ecent events and legislation have sparked tremendous interest in employer benevolent funds, which help employees who are victims of natural disasters, national emergencies, financial hardships or family crises. Because the funds must adhere to strict rules to maintain tax-exempt status, their major concern is determining whether workers requesting aid qualify. CPAs should become familiar with such rules.
Under IRC section 139(c), a “qualifying disaster” (1) is presidentially declared; (2) results from terrorism, military action or an accident with a common carrier or from any other event the IRS determines to be catastrophic; or (3) is determined by an applicable federal, state or local government.
QUALIFYING FOR PAYMENTS
A fund’s board or disbursing trustees use several criteria in determining whether an applicant qualifies for financial relief. Most importantly, the board must keep records to substantiate need and require individuals receiving assistance to have an adequate supporting case.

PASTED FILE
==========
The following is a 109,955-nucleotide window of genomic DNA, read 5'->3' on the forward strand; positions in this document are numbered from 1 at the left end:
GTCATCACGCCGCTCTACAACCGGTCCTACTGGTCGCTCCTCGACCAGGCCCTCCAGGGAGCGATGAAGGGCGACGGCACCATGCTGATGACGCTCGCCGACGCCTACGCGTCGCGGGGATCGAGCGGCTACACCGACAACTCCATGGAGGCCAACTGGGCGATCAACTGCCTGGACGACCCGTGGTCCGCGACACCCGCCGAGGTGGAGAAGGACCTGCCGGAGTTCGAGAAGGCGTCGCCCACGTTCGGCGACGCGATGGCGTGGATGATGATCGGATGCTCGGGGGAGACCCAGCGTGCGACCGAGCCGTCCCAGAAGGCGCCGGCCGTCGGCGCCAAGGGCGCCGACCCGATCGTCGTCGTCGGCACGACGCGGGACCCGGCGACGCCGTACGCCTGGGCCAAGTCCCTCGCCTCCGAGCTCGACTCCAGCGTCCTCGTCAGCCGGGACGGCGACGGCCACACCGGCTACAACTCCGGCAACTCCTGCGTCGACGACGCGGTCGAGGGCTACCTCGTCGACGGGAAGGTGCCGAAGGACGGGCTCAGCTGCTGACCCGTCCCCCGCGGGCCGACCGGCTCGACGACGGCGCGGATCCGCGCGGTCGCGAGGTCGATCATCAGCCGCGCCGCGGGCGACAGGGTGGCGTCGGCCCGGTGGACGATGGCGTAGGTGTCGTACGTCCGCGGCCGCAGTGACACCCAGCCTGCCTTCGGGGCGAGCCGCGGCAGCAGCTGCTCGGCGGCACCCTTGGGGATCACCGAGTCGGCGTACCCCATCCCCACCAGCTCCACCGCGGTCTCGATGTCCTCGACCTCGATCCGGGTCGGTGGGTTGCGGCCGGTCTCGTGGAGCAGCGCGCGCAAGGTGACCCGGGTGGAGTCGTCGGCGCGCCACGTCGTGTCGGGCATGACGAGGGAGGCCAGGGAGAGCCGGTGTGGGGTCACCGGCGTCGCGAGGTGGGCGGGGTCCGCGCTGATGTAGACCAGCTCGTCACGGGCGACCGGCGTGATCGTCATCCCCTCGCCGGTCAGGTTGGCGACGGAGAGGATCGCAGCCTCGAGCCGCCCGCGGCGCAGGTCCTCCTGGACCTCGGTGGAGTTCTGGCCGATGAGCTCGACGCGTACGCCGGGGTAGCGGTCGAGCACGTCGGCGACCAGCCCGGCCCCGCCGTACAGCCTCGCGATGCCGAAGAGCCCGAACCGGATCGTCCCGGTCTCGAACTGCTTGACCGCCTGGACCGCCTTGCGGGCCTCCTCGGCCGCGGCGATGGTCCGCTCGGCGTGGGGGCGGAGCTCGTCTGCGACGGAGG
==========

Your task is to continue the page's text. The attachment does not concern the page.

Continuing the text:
State aid is not an IRC section 102 gift, but is excludible from income under section 139’s general welfare exclusion rule.
Charitable organization aid is excluded from income under section 102. Because these payments are received by a nongovernmental entity, the general welfare exclusion does not apply.
Employer aid is excludible under section 139; it is not a section 102 gift.
For more information see the Tax Clinic, edited by Anthony Bakale, in the August 2003 issue of The Tax Adviser.
—Lesli Laffie, editor